1. In a large mixing bowl, combine all the dry ingredients (flour, sugar, yeast, salt).
2. Add in the warm milk, oil, beaten egg and extract.
3. Mix on low using the dough hook attachment until everything comes together.
4. Add the purple yam. Continue mixing until the dough no longer sticks to the sides of the bowl.
5. Place dough on a lightly-floured surface. Knead for 6-8 minutes. (I tried doing everything manually and I had to knead longer as I was working with a stickier dough.)
6. Once you get a ball of smooth dough, place in a lightly-oiled bowl, cover with a kitchen towel and proof in a warm place for 1-2 hours or until the dough doubles in size.
7. Gently remove the dough from the bowl and divide into 12 equal parts (approximately, 90 grams each).
8. Pre-shape into small balls then flatten with a rolling pin.
9. Insert cheese chunks/slices in the middle of flattened dough then fold the sides to tuck the cheese in. If you have extra ube, you can add some with your cheese inserts. *Do not be tempted to put a lot as it might cause underbaking.)
10. Roll dough balls onto the bread crumbs, just enough to lightly coat the surface.
11. Place coated buns into prepared pans, an inch apart from each other and allow to rise in warm room for another 30-40 minutes.
12. Bake in preheated oven (340°F) for 20 minutes.
It might seem like a lot of words but the process can simply be broken down to mixing, kneading, putting in a lot of love, proofing, shaping then baking. This recipe calls for a minimal amount of bicep work but yields a lot of gastronomical satisfaction, especially for the Pinoy palate.
Enjoy unleashing the inner bakers within us and keep safe everyone! ♥♥♥
As someone who grew up in a tourist town that boasts of stately natural landscapes, I have this rather obnoxious instinct to compare places of similar appeal. Such was the mindset I had when we set off to see the prominent Batad rice terraces and the Tappiyah Falls that was the highlight of the village attractions. But I ended up being tremendously awed. It was an entirely different experience.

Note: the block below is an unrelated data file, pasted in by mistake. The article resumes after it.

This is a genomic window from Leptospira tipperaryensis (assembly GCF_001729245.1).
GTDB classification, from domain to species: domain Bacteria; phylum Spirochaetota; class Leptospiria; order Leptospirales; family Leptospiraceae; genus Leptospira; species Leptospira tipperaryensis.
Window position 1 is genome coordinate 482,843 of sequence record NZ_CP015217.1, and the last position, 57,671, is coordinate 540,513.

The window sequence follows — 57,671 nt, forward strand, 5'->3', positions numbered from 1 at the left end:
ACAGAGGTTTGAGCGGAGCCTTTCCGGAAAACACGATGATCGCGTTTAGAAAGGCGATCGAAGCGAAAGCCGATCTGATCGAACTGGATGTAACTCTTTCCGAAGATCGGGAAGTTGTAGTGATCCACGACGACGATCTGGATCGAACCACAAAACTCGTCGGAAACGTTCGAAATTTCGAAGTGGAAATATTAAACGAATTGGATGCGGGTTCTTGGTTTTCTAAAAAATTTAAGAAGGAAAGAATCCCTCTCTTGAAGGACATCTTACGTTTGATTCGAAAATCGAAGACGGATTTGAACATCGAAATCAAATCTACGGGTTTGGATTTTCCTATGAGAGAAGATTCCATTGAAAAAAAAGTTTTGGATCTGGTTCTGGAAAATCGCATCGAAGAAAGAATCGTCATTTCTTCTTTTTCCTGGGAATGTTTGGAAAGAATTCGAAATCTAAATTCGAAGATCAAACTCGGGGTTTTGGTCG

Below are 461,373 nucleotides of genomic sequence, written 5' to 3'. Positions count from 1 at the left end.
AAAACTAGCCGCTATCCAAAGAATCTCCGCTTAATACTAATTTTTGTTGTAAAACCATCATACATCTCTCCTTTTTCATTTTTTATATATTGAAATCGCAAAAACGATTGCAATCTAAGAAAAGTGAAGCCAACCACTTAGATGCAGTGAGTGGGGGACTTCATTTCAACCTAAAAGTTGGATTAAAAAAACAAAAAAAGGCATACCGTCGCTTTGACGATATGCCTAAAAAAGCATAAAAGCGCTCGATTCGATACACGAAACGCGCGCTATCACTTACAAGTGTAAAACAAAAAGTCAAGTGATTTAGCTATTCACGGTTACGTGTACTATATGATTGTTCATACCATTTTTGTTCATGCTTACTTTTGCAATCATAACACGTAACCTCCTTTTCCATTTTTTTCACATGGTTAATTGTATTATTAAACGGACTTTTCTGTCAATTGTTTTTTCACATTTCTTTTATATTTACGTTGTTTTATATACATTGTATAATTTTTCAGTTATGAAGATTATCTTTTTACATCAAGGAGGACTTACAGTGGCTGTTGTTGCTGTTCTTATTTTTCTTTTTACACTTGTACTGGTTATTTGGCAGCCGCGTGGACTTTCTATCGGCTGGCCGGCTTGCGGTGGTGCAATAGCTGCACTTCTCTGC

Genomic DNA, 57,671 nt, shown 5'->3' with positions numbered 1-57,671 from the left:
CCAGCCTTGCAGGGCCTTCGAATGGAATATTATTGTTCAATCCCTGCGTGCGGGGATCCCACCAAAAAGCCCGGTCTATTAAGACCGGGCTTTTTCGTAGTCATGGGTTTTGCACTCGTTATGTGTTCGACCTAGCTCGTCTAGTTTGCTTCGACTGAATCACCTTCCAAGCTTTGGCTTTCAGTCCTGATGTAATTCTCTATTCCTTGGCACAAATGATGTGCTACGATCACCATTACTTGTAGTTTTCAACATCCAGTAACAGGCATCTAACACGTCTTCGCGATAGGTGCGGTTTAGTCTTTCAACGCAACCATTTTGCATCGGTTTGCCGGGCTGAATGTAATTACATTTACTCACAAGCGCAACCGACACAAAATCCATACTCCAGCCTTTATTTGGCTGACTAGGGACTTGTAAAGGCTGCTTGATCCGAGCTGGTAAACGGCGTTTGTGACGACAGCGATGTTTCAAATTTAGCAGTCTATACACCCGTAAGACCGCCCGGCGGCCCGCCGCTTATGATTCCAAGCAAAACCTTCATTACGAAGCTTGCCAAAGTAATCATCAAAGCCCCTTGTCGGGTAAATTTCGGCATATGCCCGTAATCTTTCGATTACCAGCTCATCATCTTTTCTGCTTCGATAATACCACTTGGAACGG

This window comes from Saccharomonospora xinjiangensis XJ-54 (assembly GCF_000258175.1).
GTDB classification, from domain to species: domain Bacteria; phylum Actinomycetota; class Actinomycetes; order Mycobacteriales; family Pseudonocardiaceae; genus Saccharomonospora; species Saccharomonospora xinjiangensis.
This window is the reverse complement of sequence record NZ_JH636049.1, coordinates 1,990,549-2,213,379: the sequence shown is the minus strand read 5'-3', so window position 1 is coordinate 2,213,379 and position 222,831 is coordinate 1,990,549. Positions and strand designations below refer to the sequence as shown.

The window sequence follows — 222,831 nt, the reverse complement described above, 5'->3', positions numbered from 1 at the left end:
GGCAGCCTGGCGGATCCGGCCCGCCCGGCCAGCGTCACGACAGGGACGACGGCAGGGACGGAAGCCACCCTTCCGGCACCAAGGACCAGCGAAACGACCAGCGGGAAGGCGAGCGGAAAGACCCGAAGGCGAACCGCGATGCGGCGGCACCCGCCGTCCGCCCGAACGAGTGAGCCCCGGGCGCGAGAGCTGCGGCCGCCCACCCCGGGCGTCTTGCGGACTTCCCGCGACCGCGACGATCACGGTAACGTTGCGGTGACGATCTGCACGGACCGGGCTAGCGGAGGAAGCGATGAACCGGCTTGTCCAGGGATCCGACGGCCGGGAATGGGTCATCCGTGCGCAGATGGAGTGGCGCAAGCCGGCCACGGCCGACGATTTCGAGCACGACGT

Batad is a village in Banaue, Ifugao. It’s a two-hour drive from my hometown, Sagada. Yes, we have several impressive waterfalls and the underrated yet majestic rice terraces (Kanip-aw, Kiltepan, Aguid) but I went there with the expectation that Batad would offer something equally grand, if not more rewarding. And I was not disappointed.
We met Ervin, our very friendly and knowledgeable local guide who was first in line in the queue of accredited guides enlisted for that day. Although my sister was positive that we could find the waterfalls ourselves so long as we follow the trails through the paddies, we understood the town regulations regarding acquiring local tour guides. And we come from a town that thrives on tourism too, we should know better despite overestimating our sense of direction. 😉
A short canopied walk to the village of Batad warmed up our already conditioned legs (or so I’d like to believe as we’ve done a couple of hikes back in Sagada prior to this). We were advised that we should pre-order lunch in one of the restaurants that had stunning views that overlooked the rice terraces. They estimated that we’d do a 3-4 hour back and forth trek hence we’re looking at a late lunch.
The trek going to Tappiya Falls was a delight in itself. Although I have to be honest that the views were no longer new to a village girl like myself, but what made the experience different was all those village folks who we met along the way. Everyone was genuinely friendly and welcoming. They are like us, Sagadians, who wisely took advantage of the livelihood that tourism entails. The village people have strategically set-up small convenience stores and souvenir shops for the trekkers. And every stop was a welcome respite. We stopped for ice cold water, bananas, a souvenir or two, the occasional breeze or simply for the shade and the pleasant conversations that every villager eagerly engaged with.